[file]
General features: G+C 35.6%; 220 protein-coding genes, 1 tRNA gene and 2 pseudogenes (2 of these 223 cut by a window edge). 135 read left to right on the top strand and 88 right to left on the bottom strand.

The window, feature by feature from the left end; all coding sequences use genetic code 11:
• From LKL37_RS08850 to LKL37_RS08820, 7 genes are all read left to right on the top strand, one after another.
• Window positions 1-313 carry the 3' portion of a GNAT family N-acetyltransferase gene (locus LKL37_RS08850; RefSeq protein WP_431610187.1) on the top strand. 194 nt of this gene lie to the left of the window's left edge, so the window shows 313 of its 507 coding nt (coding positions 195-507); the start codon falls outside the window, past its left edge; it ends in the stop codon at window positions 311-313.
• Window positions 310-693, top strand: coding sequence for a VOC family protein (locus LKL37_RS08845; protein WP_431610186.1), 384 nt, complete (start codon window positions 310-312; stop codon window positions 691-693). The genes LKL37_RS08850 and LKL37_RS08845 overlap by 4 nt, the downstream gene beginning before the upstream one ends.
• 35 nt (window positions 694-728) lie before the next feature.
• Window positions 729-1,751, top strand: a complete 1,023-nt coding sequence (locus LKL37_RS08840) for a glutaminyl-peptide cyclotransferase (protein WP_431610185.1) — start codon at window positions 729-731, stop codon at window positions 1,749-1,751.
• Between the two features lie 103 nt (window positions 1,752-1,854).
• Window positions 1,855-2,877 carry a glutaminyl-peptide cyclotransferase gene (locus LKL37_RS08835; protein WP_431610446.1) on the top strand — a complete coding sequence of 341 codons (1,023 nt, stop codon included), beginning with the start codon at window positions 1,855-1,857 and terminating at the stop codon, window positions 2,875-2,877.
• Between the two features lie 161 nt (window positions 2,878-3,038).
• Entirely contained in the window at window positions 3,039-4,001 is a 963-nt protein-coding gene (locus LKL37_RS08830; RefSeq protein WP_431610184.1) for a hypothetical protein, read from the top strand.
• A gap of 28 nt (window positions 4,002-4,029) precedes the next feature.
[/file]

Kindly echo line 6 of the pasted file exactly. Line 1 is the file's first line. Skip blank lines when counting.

• 35 nt (window positions 694-728) lie before the next feature.